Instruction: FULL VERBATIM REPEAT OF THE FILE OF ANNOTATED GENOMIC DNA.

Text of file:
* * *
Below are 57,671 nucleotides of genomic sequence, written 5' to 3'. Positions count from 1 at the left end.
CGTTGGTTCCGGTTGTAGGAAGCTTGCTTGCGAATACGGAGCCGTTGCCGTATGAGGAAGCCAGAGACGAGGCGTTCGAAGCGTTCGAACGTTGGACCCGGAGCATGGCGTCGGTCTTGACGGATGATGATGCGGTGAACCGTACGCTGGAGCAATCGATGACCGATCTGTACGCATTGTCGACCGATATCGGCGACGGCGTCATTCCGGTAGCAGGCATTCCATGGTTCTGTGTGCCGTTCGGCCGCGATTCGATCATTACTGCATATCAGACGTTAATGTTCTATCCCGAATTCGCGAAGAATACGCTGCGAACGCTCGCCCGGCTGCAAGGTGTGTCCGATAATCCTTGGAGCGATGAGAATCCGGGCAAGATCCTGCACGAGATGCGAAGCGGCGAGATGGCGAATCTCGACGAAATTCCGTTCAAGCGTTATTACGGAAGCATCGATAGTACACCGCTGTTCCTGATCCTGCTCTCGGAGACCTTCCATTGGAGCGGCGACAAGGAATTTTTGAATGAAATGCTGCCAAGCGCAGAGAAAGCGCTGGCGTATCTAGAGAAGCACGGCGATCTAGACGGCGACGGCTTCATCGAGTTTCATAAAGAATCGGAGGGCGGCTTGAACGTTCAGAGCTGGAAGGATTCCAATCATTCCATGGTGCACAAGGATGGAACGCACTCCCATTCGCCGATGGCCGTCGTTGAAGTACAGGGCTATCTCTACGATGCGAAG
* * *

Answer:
Below are 57,671 nucleotides of genomic sequence, written 5' to 3'. Positions count from 1 at the left end.
CGTTGGTTCCGGTTGTAGGAAGCTTGCTTGCGAATACGGAGCCGTTGCCGTATGAGGAAGCCAGAGACGAGGCGTTCGAAGCGTTCGAACGTTGGACCCGGAGCATGGCGTCGGTCTTGACGGATGATGATGCGGTGAACCGTACGCTGGAGCAATCGATGACCGATCTGTACGCATTGTCGACCGATATCGGCGACGGCGTCATTCCGGTAGCAGGCATTCCATGGTTCTGTGTGCCGTTCGGCCGCGATTCGATCATTACTGCATATCAGACGTTAATGTTCTATCCCGAATTCGCGAAGAATACGCTGCGAACGCTCGCCCGGCTGCAAGGTGTGTCCGATAATCCTTGGAGCGATGAGAATCCGGGCAAGATCCTGCACGAGATGCGAAGCGGCGAGATGGCGAATCTCGACGAAATTCCGTTCAAGCGTTATTACGGAAGCATCGATAGTACACCGCTGTTCCTGATCCTGCTCTCGGAGACCTTCCATTGGAGCGGCGACAAGGAATTTTTGAATGAAATGCTGCCAAGCGCAGAGAAAGCGCTGGCGTATCTAGAGAAGCACGGCGATCTAGACGGCGACGGCTTCATCGAGTTTCATAAAGAATCGGAGGGCGGCTTGAACGTTCAGAGCTGGAAGGATTCCAATCATTCCATGGTGCACAAGGATGGAACGCACTCCCATTCGCCGATGGCCGTCGTTGAAGTACAGGGCTATCTCTACGATGCGAAG